The key to success for a manager is developing the ability to get that read, but remotely. This will make the rest a lot easier. Once you know what the situation requires, then you can adapt the approach that will get the best results.
Many teams, particularly in the IT industry, use technology for communication like Zoom for calls or Slack for collaboration. This will get you only so far. How does a manager quickly and accurately understand the situation, in order to approach it with the appropriate leadership style?
I am not purporting to know the right answer to this question, but I would like to suggest three tactics that could help.
My top 3 suggestions on how to read the room, remotely:
This may not be ground breaking, but why not simply ask the team member what they need from you. They will tell you if they need direction or coaching or to be simply left at it. I know I am over simplifying here but the very act of asking puts the ownership with that team member and builds accountability.
This only works if you have a relationship of trust with your team. They have to feel comfortable in asking for direction or coaching. If there is fear, they may not want to risk a backlash or judgement for asking for support or direction. This concept of ‘psychological safety’ in a team and how important it is cannot be understated.
By closely monitoring the outcomes of your team members you will develop a clear understanding of what is working and what isn't.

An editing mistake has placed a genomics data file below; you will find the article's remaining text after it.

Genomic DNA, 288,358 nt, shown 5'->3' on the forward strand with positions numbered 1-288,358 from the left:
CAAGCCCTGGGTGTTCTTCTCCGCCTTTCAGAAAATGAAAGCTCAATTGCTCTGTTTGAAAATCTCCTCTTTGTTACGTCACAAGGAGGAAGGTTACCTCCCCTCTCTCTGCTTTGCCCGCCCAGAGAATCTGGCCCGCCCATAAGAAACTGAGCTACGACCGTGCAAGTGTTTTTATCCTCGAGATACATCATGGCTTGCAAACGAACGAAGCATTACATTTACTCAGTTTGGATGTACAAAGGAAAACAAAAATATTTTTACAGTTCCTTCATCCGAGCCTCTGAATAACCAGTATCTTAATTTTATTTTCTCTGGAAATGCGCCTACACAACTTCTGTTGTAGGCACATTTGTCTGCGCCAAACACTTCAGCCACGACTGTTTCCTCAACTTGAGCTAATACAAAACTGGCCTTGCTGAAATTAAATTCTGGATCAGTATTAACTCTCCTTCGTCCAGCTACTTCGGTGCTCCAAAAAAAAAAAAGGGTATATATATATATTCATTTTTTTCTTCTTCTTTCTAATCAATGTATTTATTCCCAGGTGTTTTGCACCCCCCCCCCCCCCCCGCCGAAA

For example, if a sales person is getting tonnes of meetings but not getting deals closed, then you can take a supporting or delegating approach to lead generation, but perhaps need to get into coaching mode to address the tasks relating to the closing of deals.
Directive and coaching styles should be adopted in the areas where outcomes don't meet expectations (and the underlying reasons for this).
As a team member develops over time, you will hopefully have regular feedback meetings (e.g. 1 to 1’s, appraisals etc.). These are formal, structured communication formats. Keep them going of course. But now you have to go a lot further. As there are no ‘water cooler’ chats, you have to find opportunities to have informal conversations with your team.
This has to be more deliberate as it cannot come as naturally as it used to. Doing this gives them the opportunity to air problems, or share wins. In turn, you can then give praise or constructive criticism when it's appropriate. Doing this consistently and regularly, will allow you to know how your team member is getting on and get a deeper understanding of the situation.
I don't think anything I have put into my blog here is groundbreaking, but I do think that more careful consideration and action is needed by managers now. If you are not thinking about these things, you will lose that read on the situation and potentially miss manage someone or something. This can easily cause retention issues.
I challenge all managers out there to sit back and ask themselves if they genuinely have the ability to get an accurate read of the situation on their team right now. If not, then you have to be thinking about how you can.
If you ever want to chat about management or leadership theory, I would welcome the debate. This is a topic that really interests me and is relevant in any industry or team dynamic.